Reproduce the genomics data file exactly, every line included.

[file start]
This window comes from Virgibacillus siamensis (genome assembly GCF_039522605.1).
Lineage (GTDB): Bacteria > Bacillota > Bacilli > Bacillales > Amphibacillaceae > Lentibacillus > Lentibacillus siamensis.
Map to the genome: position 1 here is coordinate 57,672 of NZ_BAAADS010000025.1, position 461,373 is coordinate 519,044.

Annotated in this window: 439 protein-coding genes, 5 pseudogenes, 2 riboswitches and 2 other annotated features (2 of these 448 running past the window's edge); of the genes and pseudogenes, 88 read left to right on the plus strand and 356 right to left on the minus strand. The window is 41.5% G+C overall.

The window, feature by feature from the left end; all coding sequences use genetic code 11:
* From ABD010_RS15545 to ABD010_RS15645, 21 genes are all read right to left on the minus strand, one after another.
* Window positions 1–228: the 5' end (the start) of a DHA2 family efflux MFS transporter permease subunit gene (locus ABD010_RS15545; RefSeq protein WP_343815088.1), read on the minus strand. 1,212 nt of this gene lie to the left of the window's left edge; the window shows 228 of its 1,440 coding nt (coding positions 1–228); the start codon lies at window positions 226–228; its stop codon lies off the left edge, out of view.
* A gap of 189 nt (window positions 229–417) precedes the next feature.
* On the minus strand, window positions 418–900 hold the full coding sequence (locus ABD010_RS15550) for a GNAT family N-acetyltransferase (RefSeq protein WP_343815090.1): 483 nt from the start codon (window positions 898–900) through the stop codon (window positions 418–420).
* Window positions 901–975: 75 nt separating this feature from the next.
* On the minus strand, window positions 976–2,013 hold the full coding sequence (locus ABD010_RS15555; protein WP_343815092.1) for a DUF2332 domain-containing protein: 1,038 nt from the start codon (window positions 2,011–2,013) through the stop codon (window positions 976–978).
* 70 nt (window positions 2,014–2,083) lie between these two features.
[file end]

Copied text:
This window comes from Virgibacillus siamensis (genome assembly GCF_039522605.1).
Lineage (GTDB): Bacteria > Bacillota > Bacilli > Bacillales > Amphibacillaceae > Lentibacillus > Lentibacillus siamensis.
Map to the genome: position 1 here is coordinate 57,672 of NZ_BAAADS010000025.1, position 461,373 is coordinate 519,044.

Annotated in this window: 439 protein-coding genes, 5 pseudogenes, 2 riboswitches and 2 other annotated features (2 of these 448 running past the window's edge); of the genes and pseudogenes, 88 read left to right on the plus strand and 356 right to left on the minus strand. The window is 41.5% G+C overall.

The window, feature by feature from the left end; all coding sequences use genetic code 11:
* From ABD010_RS15545 to ABD010_RS15645, 21 genes are all read right to left on the minus strand, one after another.
* Window positions 1–228: the 5' end (the start) of a DHA2 family efflux MFS transporter permease subunit gene (locus ABD010_RS15545; RefSeq protein WP_343815088.1), read on the minus strand. 1,212 nt of this gene lie to the left of the window's left edge; the window shows 228 of its 1,440 coding nt (coding positions 1–228); the start codon lies at window positions 226–228; its stop codon lies off the left edge, out of view.
* A gap of 189 nt (window positions 229–417) precedes the next feature.
* On the minus strand, window positions 418–900 hold the full coding sequence (locus ABD010_RS15550) for a GNAT family N-acetyltransferase (RefSeq protein WP_343815090.1): 483 nt from the start codon (window positions 898–900) through the stop codon (window positions 418–420).
* Window positions 901–975: 75 nt separating this feature from the next.
* On the minus strand, window positions 976–2,013 hold the full coding sequence (locus ABD010_RS15555; protein WP_343815092.1) for a DUF2332 domain-containing protein: 1,038 nt from the start codon (window positions 2,011–2,013) through the stop codon (window positions 976–978).
* 70 nt (window positions 2,014–2,083) lie between these two features.